Audacious

Dunno123

Senior Member
Slovak
Hello. I'd be happy to hear your opinion on this. According to the Oxford Dictionary, this word ("audacious") has two meanings/connotations <-----Word in question added by moderator----->

1. Showing a willingness to take surprisingly bold risks
2. Showing an impudent lack of respect

The first definition sounds rather positive/approving, while the second one is negative/disapproving. I'm wondering which usage is more common. For example, if you heard this word used without any other context, as in "He is an audacious man.", would you understand it in the positive or negative way?

Thank you for your answers, I appreciate it a lot.
 
  • Parla

    Member Emeritus
    English - US
    I wouldn't take it either way. I'd ask whoever said it, "What do you mean?"

    Usually the word is used within a context in which the meaning is clear, for example: "He volunteered to sing the national anthem at the school assembly, even though he had never sung in public before—a truly audacious act."
     
    I see that our WR dictionary does in fact give a second meaning "showing an impudent lack of respect," but to be honest, I've never heard, seen, read, or understood it in that meaning, so am surprised to see it listed as such.o_O I have a feeling--just that, with zero evidence to back it up--that it may be archaic or extremely uncommon.
     

    Hildy1

    Senior Member
    English - US and Canada
    As the posters above say, it depends on the context. If you call something "an audacious lie", you probably disapprove of it. If you call something "an audacious plan to make the city great", you probably approve of it.
     

    Wordsmyth

    Senior Member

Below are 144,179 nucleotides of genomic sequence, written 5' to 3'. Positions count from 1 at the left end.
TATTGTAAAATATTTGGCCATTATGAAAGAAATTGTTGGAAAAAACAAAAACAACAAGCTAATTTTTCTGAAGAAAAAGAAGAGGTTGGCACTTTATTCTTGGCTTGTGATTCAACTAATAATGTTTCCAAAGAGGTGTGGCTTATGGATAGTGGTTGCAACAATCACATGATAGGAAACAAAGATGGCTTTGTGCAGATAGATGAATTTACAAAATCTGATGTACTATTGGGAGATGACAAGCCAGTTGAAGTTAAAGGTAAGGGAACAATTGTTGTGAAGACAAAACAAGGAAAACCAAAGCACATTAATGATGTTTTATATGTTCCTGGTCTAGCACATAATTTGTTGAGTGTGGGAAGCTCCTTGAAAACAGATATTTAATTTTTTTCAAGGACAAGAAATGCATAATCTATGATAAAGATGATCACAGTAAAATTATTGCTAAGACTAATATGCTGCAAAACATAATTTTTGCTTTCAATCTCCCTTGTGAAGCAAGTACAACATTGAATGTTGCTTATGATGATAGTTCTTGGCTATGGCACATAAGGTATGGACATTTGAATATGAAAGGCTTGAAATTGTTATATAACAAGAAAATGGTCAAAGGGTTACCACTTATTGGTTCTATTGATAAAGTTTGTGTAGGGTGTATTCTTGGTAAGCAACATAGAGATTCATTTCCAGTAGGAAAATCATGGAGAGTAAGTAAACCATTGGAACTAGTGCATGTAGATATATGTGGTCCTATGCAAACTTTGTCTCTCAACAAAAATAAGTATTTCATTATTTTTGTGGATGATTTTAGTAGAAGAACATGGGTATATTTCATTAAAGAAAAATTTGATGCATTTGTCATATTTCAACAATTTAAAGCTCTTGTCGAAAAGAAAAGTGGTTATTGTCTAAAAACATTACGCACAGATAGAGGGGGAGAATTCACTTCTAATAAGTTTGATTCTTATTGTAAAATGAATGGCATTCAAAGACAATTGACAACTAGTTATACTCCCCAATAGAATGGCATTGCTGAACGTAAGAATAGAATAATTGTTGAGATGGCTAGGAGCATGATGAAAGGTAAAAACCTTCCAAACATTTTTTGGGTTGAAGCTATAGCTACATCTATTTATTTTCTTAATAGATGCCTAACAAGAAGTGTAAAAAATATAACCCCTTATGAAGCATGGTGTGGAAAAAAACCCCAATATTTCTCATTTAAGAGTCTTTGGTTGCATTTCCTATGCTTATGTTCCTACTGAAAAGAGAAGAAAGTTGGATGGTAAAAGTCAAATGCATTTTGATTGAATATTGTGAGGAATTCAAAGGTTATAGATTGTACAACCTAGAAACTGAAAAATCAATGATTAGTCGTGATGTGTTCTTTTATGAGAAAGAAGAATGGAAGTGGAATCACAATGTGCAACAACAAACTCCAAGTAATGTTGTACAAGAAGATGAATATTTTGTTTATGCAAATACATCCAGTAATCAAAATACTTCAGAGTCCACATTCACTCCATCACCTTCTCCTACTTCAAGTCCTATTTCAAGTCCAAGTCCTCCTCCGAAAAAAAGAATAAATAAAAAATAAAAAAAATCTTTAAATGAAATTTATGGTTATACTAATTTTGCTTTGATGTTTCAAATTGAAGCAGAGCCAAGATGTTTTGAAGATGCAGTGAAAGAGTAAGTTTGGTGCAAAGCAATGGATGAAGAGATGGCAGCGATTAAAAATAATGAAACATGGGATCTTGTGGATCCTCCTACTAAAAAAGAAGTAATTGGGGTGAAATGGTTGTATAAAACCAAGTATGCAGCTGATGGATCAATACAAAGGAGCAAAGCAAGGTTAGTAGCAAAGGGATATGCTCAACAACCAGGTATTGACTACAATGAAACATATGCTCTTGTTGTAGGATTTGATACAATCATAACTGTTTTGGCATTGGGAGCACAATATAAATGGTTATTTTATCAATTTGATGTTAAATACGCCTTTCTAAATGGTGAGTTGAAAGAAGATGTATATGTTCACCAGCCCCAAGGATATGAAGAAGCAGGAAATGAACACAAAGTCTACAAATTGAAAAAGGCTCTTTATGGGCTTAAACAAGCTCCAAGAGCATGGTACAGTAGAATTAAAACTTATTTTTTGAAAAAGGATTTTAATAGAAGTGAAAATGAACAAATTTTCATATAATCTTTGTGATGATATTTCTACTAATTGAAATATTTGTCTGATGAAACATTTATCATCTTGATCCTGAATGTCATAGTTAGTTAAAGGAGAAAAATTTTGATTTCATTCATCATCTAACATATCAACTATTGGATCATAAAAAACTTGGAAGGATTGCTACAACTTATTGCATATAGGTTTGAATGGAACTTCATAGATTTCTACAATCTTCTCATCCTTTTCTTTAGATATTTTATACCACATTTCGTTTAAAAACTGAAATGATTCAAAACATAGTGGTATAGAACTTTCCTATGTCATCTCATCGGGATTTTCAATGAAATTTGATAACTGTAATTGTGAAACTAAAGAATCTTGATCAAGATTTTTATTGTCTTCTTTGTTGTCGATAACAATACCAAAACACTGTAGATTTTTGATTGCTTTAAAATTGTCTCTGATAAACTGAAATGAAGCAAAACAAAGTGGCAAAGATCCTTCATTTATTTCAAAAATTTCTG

Native language: English (BrE)
    I have a feeling--just that, with zero evidence to back it up--that it may be archaic or extremely uncommon.
    Maybe it's not in everyone's active vocabulary, but I've heard and seen it often enough with that meaning that I certainly wouldn't call it archaic or extremely uncommon. It's perhaps more common as a noun: "He had the audacity to suggest that I was wrong!"

    Ws
     

    Winstanley808

    Banned
    English - U.S.
    A separate definition of "Showing an impudent lack of respect" is not necessarily necessary. Showing a lack of respect is "audacious" if respect is expected and some penalty can be exacted for failing to show it, even if the penalty is only social disapproval. If the penalty is not regarded as serious by the person failing to show respect, the failure of respect might still seem "audacious"—"Showing a willingness to take surprisingly bold risks"—to observers who would not want to risk the penalty themselves.
     

    Wordsmyth

    Senior Member
    Native language: English (BrE)
    A separate definition of "Showing an impudent lack of respect" is not necessarily necessary.
    If I understand your scenario correctly, my fellow Ws
    ...

    X makes a disrespectful remark. Y says "That was an audacious remark!"

    But now we have two possibilities:
    - Y means "That was bold. I wouldn't dare to make such a remark myself." (Y is fearful of what others might think of him.)
    - Y means "I find that remark impudently disrespectful." (Y is indignantly critical of X.)

    Now Z has overheard Y's retort, but doesn't know the meaning of "audacious". So he looks it up in a dictionary. If he doesn't find both definitions, he may misconstrue what was behind Y's remark. If he does see both definitions, he can probably match the appropriate one to the tone used by Y.

    Ws
     
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